Network and Computer Systems Administrators

Last updated December 31, 2014

At every office -- whether business, nonprofit, or government agency -- the story's the same: work can grind to a halt when something goes wrong with the computer system. That's reason enough to keep hundreds of thousands of professionals busy making sure that those systems continue to run at their best. Network and computer system administrators, sometimes called network technicians, monitor networks and adjust their performance as needed. 

Network and computer systems administrators install, configure (set up to work in a particular way), support, and repair computer systems for businesses and other organizations.

Did You Know?

Some systems administrators specialize in computer security, protecting systems and data from cyber attacks.

Are You Ready To...?

  • Maintain both hardware and software
  • Get hands-on experience with routers, switches, hubs, and other networking equipment
  • Keep networks and systems safe from cybercrime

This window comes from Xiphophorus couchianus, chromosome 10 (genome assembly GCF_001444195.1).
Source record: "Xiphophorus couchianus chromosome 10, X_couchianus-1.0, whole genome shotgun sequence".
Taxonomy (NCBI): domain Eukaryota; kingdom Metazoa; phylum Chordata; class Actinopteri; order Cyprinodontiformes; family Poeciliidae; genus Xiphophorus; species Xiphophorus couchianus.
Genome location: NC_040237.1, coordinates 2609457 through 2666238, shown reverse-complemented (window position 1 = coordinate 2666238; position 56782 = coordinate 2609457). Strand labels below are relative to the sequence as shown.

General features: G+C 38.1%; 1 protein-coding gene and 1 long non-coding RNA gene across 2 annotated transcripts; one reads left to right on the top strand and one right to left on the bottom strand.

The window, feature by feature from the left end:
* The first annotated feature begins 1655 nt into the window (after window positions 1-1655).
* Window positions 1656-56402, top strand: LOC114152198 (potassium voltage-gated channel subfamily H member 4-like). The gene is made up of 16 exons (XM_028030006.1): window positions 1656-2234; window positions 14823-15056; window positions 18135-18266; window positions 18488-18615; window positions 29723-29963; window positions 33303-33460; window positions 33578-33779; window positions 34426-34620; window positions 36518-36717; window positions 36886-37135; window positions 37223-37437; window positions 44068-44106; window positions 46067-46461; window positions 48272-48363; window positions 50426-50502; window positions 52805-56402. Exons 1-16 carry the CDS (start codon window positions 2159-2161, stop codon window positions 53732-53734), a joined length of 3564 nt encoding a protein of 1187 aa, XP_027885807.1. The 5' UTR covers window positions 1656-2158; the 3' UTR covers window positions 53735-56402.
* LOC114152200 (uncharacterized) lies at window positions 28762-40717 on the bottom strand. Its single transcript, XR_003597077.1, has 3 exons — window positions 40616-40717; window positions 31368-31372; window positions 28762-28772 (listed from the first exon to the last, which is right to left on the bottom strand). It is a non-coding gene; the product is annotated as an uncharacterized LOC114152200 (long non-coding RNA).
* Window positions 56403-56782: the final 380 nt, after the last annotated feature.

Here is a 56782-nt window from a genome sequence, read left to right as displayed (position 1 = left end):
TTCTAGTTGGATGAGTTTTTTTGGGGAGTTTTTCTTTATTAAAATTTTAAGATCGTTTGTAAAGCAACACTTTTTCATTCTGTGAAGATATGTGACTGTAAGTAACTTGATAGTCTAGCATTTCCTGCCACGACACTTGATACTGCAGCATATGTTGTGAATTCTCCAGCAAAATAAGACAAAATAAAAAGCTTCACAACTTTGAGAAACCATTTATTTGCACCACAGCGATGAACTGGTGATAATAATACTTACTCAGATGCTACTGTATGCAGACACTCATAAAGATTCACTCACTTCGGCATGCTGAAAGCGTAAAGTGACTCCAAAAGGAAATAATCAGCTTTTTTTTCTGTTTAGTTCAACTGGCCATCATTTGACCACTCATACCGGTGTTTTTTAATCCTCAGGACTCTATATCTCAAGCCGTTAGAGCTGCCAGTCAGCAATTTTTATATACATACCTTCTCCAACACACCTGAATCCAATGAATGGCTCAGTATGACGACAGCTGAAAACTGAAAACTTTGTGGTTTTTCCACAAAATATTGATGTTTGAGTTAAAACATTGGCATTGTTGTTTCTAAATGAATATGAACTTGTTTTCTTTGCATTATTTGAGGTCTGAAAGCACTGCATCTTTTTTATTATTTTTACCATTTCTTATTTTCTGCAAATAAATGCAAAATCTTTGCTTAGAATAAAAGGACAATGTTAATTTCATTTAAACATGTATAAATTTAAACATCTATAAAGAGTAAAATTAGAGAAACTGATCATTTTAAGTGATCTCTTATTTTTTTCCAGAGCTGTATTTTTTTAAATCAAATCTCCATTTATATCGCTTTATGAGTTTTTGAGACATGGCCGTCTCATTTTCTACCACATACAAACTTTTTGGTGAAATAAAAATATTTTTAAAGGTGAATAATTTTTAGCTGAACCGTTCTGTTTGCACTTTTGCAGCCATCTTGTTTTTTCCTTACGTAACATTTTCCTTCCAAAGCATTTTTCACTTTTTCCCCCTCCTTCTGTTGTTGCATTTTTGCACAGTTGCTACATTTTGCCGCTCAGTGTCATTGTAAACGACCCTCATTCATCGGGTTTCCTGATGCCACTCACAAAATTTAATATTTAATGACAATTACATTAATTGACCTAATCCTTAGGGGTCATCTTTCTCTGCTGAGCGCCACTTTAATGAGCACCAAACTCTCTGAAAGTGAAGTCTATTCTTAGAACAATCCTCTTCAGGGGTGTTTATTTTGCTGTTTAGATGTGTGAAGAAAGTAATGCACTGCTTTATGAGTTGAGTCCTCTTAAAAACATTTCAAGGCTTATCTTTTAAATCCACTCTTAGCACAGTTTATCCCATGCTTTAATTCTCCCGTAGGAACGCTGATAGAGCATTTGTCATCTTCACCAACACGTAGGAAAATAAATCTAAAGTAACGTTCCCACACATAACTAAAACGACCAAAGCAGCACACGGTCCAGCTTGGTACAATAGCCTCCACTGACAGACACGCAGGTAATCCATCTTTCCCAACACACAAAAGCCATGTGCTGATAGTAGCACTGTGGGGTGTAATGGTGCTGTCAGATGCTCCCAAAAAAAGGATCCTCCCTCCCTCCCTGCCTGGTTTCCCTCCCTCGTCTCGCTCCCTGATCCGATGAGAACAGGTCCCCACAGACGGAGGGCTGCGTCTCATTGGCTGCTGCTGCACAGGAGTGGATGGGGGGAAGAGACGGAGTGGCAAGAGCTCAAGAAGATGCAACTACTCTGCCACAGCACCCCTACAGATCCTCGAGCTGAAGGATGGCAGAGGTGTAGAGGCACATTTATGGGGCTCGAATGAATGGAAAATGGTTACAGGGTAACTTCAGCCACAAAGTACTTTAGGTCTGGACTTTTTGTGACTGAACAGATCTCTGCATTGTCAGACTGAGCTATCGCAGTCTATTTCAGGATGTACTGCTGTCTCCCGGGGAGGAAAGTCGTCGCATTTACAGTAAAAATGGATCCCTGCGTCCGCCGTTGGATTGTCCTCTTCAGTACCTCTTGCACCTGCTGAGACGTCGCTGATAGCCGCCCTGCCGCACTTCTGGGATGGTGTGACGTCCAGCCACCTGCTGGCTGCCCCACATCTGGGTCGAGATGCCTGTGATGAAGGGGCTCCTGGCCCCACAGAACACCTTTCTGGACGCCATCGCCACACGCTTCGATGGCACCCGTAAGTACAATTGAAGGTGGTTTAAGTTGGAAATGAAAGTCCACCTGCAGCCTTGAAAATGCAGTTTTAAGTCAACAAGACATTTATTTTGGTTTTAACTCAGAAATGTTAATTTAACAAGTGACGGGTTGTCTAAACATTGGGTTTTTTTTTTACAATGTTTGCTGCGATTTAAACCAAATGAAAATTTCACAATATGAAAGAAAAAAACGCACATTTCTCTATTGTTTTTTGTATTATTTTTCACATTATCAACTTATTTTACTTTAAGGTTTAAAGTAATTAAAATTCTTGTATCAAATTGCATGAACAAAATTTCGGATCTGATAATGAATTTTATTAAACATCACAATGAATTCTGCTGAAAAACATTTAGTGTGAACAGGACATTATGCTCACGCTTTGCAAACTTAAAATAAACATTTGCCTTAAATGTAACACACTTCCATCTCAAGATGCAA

• Set up printer servers
  • Help set up workstations
  • Train users
  • Troubleshoot problems
  • Work overtime during technical emergencies
  • Spend some evenings and weekends on call
  • Keep up with constantly evolving technology through continuing education

It Helps To Be...

A strong communicator who loves to analyze and solve problems.

Make High School Count

  • Consider taking AP Computer Science A.
  • Look into computer summer camps.
  • Compete in one of the ACM High School Programming Contests if you're a seasoned programmer.
  • Take as much math as your high school offers.
  • Make the most of your science classes. They train you to think logically.
  • Build communication skills in debate, drama, and speech and English classes.

Did You Know?

Data was first transmitted between individual computers in the 1950s, when MIT set up a network for monitoring the air defense of the United States.